These are two thinkers I greatly admire.  I have long felt that this virus, which cannot be defined or predicted, is an emissary from Planet Earth to gain back control from the humans who are wreaking havoc and creating a desperate imbalance.  Below is an excerpt from this complete article. 

If we needed more evidence that we are a shortsighted and self-interested species, it is here, but there is no time for self-condemnation. While the world’s leaders struggle to sort out the true implications of this virus, we have an opportunity to finally learn from our mistakes. The lesson is being taught by the humblest of messengers, a microscopic speck of genetic material. The virus is not our enemy—if we let it, it will be our greatest teacher.

First, we need to learn that the emergence of this coronavirus adaptation was predictable, and from Nature’s viewpoint, which oversees all living things, it was even necessary. As the stress levels of an organism increase, the speed of adaptation has to increase if it is to find a solution and survive. Since the beginning of life, the most significant biologic adaptations have been achieved through the viral communication network. Every form of DNA is constantly in touch with every other form. From bacteria in soils and water systems to the cells in our bodies, rapid transmission of new genetic updates can save a species from a new threat.

If you adopt the perspective of life itself, earth is dominated by the genes of bacteria, fungi, and protozoa which hugely outnumber any other life forms. This vast microbial genome is the foundation of life on the planet, and its aim, as with all life forms, is to adapt, survive, and foster diversity. To the life force that is in the 1030 bacteria in existence, a major threat—we would argue that it is the major threat—is coming from the widespread, indiscriminate use of antibiotics in agriculture via animal feed and the management of poultry, swine, and cattle.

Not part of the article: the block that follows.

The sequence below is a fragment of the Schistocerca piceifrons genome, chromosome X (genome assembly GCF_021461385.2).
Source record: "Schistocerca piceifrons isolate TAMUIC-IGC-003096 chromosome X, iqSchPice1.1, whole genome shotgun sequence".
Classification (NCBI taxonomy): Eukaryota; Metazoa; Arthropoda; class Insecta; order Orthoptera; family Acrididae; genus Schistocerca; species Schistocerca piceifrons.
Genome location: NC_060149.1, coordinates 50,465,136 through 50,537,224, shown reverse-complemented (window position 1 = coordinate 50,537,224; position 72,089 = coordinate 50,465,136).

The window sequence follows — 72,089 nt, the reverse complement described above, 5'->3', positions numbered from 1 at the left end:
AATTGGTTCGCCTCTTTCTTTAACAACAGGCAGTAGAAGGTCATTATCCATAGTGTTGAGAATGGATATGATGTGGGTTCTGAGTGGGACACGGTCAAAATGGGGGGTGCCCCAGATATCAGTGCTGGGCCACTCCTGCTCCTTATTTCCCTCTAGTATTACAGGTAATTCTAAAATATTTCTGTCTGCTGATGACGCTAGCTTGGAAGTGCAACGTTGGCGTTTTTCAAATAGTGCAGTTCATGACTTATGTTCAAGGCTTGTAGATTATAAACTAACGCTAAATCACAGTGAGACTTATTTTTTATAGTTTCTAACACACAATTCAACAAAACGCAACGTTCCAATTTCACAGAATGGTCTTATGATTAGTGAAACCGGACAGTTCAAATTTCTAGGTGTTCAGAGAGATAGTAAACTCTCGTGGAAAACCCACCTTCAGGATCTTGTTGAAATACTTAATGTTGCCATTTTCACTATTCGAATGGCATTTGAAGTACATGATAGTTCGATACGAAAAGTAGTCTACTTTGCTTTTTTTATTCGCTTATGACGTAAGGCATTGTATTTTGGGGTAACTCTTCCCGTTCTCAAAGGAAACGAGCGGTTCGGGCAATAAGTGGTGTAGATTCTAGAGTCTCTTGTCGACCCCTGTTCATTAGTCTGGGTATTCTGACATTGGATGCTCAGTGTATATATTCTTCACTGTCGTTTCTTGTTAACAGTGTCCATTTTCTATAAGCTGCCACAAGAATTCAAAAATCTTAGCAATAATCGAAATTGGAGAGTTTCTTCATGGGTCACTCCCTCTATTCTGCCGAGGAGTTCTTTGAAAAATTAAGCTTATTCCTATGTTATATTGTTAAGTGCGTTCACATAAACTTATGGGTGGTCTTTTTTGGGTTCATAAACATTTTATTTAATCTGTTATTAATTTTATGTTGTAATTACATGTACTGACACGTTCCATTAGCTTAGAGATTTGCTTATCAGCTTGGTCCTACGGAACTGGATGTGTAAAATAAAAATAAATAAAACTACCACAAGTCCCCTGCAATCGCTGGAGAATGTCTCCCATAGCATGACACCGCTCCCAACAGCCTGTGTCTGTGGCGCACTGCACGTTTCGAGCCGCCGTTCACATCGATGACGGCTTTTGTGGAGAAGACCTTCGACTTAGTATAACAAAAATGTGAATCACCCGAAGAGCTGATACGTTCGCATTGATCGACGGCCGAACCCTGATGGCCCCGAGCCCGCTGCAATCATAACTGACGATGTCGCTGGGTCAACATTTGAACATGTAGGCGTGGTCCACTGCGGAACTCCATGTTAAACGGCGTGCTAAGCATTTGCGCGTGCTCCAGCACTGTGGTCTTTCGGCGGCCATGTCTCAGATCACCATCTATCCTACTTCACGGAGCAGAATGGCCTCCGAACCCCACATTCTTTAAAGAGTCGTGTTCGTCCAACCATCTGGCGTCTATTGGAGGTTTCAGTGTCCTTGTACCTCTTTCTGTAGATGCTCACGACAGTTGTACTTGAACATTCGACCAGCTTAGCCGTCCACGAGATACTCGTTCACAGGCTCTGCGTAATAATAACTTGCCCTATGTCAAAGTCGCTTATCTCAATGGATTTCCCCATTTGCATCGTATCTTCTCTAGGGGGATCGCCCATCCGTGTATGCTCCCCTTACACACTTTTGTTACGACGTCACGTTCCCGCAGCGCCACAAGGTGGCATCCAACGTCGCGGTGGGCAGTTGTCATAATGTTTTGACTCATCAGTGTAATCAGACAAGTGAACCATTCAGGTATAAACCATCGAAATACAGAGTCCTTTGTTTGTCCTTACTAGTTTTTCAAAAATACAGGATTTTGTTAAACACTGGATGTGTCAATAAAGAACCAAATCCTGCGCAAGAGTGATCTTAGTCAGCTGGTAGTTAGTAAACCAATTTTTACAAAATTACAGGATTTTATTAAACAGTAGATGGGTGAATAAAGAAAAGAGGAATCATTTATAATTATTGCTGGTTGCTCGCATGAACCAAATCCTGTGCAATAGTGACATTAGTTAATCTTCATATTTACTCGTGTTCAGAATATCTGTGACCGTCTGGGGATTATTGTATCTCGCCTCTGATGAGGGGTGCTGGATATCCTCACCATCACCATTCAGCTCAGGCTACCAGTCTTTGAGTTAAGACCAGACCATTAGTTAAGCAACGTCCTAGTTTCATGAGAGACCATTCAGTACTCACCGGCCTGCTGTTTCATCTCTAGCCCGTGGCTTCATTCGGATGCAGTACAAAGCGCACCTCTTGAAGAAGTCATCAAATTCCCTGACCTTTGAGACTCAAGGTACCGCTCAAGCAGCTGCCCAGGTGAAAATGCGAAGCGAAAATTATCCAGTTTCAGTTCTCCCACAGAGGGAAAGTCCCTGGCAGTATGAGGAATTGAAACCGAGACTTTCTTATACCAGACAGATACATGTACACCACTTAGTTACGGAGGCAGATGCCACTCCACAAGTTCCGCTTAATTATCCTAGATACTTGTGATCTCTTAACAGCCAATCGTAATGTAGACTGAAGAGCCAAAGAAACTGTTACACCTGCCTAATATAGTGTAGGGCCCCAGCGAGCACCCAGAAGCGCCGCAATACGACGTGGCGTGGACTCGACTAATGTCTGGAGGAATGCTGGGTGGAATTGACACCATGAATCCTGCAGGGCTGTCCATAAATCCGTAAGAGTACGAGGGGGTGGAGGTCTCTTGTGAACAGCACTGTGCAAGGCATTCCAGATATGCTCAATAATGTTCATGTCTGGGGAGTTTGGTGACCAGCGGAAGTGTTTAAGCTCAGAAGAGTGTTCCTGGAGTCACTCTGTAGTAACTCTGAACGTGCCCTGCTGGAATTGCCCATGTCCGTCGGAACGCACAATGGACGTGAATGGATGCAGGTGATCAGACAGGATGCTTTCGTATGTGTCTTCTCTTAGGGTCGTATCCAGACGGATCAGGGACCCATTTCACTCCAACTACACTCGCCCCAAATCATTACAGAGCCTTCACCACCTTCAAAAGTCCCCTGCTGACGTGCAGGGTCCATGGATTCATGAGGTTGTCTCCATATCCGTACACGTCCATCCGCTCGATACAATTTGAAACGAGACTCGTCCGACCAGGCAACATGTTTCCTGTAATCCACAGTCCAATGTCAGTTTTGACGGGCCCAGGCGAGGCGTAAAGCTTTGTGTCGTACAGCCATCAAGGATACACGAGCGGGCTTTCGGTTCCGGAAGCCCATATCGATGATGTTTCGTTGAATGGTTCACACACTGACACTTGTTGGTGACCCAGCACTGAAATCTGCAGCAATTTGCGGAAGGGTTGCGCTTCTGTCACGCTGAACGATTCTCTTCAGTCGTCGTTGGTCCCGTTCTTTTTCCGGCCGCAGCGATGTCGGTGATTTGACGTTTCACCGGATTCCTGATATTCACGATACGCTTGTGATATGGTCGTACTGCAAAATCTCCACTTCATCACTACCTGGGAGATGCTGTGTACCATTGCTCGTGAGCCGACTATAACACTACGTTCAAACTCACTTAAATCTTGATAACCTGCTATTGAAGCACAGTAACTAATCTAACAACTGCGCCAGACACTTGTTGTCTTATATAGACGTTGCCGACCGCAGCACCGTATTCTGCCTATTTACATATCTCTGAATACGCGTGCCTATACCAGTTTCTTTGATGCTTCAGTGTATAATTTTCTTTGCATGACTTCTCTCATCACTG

As the collective bacterial stress levels increases, DNA “misspelling” (i.e., mistakes in reproduction) creates billions of trial-and error genetic variations. When a survival advantage is discovered (such as antibiotic resistance in a strain of bacteria), that beneficial gene can be transferred in various ways across many species, but for maximum impact over great distances, viral transfer is the vehicle of choice. Thus, millions of species of microorganisms work toward one goal, which isn’t to harm us, but to maintain a stable biodiverse ecosystem everywhere on earth.

The upshot is the change of worldview mentioned at the outset. A viable, balanced, dynamic, healthy microbiome (the sum total of all micro-organisms) benefits human beings far more than our self-centered, shortsighted focus on money, power, war, nationalism, endless consumerism chained to massive pollution, and the chemical degradation of our air, food, and water.

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